He applied the “Page 99 Test” to his new book, Soccer Empire: The World Cup and the Future of France, and reported the following:
Page 99 of Soccer Empire:Learn more about Soccer Empire at the University of California Press website and the Soccer Politics blog.“Hey, Desailly, do you know that little kids are dying in your country?” So Bulgarian striker Hristo Stoïchkov taunted French defender Marcel Desailly during a key game of the 1996 European Cup. Then he added: “Shitty country, shitty blacks, shitty skin.” Desailly kept his cool, and didn’t take the bait. After France won the game, though, he publicly denounced Stoïchkov. Later, though Desailly actually thanked the Bulgarian. From that day on, Desailly recalled, when he wore his French jersey on the field, he felt “at once French and African” and “proud of my two countries, black and white.”I describe the incident between Desailly and Stoïchkov on p. 99 of my book Soccer Empire: The World Cup and the Future of France. It turns out the page is a pretty good mark for the book. Desailly was born in Ghana but was adopted by a French man who married his mother when he was young, and grew up in a comfortable and mostly white neighborhood in Bordeaux. As a young man he was invited to go to a football academy run by the local team, the Girondins de Bordeaux, where he completed high school and began a career as a professional athlete. Recruited to the French national team, he was one of the key players at the European Cup in 1996 and, more importantly, during the 1998 World Cup in France. In that year, France won the World Cup for the first time in its history with a team that was celebrated for its diversity.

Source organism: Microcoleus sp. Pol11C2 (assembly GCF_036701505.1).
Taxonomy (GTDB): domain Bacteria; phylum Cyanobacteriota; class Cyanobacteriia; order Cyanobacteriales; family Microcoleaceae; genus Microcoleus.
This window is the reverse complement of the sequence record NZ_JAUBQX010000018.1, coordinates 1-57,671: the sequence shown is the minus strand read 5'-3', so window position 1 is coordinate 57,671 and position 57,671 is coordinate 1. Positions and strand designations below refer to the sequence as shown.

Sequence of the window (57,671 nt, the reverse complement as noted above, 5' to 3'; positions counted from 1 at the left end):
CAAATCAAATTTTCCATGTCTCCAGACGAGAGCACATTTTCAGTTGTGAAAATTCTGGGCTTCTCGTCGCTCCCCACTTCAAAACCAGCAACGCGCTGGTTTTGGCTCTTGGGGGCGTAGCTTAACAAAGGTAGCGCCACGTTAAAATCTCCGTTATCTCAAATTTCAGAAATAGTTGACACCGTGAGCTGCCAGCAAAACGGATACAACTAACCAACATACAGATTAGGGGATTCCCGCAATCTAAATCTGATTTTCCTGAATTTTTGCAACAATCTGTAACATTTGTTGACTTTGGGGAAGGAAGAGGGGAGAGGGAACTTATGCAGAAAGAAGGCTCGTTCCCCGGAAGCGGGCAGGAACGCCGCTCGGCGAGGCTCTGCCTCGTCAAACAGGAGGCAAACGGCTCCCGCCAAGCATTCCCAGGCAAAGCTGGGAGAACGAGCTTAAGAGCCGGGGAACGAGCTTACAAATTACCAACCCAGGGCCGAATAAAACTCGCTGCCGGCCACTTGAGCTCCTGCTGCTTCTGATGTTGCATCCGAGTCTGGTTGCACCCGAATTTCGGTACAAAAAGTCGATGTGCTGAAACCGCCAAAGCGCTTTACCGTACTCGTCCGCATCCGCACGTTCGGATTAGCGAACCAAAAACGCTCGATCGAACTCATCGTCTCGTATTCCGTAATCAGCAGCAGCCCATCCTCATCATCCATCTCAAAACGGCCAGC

To understand the meaning of that victory, though, you need to understand what happened in 1996. For in that year, while Stoïchkov attacked Desailly on the field, the French far-right political leader, Jean-Marie Le Pen, attacked the team as a whole calling them “foreigners” and “fake Frenchmen.” In response, players, fans, and politicians responded passionately, claiming that in fact the French team, in all its diversity, better represented France than Le Pen’s outdated and xenophobic vision did. The story of how that happened, and of the broader and contradictory ways in which politics and football shape one another, is at the center of Soccer Empire. On the turf, it shows, racism has found itself both articulated and powerfully challenged.